Tickets are $20 for the general public and $15 for farmers. Price of tickets include pizza & salad, one drink ticket, ice cream, chocolate, music, a raffle ticket, and a donation to FoFF! Additional drink tickets may be purchased for $4. Ages 21 and over.
Money raised at this party will fund our Urban Outreach Program which includes events like InFARMation, Fill Your Pantry, hands on workshops like the one with Sandor Katz, farm visits, and much more. It is important that FoFF facilities educational experiences for urban consumers so that they know who is growing their food and with that knowledge, feel empowered to vocalize the kind of food system they want to see in Oregon.
We have some awesome silent auction items available for the taking, too! Products have been donated from: Patagonia, Breitenbush Hot Springs, Equal Exchange, Coava Coffee, Naomi’s Organic Farm Supply, Nel Centro, Worthy Brewing, Duck Pond Cellars, Dove Vivi Pizza, and more yet to come!
“All of my grandparents escaped the farm. Sometimes when I’m working, moving cow manure, I think to myself, is this what I envisioned myself doing with my life, you know, when I was 16?”
Michael laughed. We were in his kitchen, having wrapped up a tour of Verdant Hills Farm, which he has operated with husband Rich and 12-year old daughter Emily since 2013. Around us their 80 acres fanned out like a great skirt – a “throwback” to times when farmhouses stood at the heart of the land which supported them.
Our first stop on the tour had been to visit the newest addition to the farm: a calf born just that morning, curled up in the “deep bedding” layer of straw in the loafing shed. She was joined by the other recently born calves and the new mothers of the season, licking their calves to keep track of which were theirs – as they primarily tell by scent, until the calf picks up its signature “moo”. Beyond the loafing shed in the pasture there was another group of cows with more mature calves, and in a third area – a group of yearlings, born the previous year. They’re approaching the target population of 27 cows: 9 cows, 9 yearlings and 9 calves. They’re a closed herd, meaning no other cows come onto the property; new genetics are introduced via artificial insemination.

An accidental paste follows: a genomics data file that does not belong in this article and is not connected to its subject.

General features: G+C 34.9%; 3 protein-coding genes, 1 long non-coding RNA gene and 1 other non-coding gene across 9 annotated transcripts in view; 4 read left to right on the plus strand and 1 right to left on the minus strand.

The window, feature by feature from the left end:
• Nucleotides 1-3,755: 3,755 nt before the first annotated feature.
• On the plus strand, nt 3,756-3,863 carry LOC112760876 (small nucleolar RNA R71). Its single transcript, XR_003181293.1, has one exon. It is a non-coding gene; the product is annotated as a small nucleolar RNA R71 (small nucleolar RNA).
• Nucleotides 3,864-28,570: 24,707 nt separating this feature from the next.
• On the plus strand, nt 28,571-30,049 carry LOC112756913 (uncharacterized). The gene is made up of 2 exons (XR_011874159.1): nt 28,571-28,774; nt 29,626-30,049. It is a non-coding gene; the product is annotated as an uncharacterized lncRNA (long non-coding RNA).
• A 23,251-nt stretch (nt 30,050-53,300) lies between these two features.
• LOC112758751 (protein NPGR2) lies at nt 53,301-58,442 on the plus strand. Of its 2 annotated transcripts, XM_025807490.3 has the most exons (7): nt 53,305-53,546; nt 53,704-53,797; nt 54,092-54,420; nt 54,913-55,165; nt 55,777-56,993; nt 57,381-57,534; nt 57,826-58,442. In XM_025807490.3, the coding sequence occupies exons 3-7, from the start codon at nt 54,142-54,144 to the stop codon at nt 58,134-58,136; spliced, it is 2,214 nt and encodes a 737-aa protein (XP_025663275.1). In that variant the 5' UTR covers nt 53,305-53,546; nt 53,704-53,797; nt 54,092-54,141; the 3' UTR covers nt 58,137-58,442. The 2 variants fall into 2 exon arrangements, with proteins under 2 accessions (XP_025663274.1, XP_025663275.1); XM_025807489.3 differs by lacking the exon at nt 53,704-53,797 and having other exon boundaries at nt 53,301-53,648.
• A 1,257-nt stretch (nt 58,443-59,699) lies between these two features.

In today’s confusing and sometimes misleading landscape of labels, Verdant Hills Farm has found strength in directly marketing to customers who can know their farmers and determine if their values align. The core value of the meat production aspect of Verdant Hills Farm is the humane treatment of the animals. Butchering is done onsite by a local certified butcher, and the meat sold by the ¼ cow (vs. by cuts) to avoid sending them off to a USDA-certified slaughterhouse. These Angus cows, selected for docility and marbling, are 100% grass-fed using intensive rotational grazing, and all of their feed (pasture and haylage) is produced on-farm. The farm, near McMinnville, previously produced grass seed for lawns, and had to be replanted in forage-grade seed. They’re in the process of transitioning from annuals (ryegrass and clover) to a perennial mix with more forbs (chicory, Boston plantain) and have a no-till drill to accomplish re-seeding with as little erosion as possible. “We look at ourselves as forage farmers first,” asserted Rich.
Verdant Hills Farm has recently joined the Oregon Pasture Network, a program of Friends of Family Farmers that works to support the growth of pasture-based farming in Oregon for the benefits of connecting with other producers as well as more potential consumers.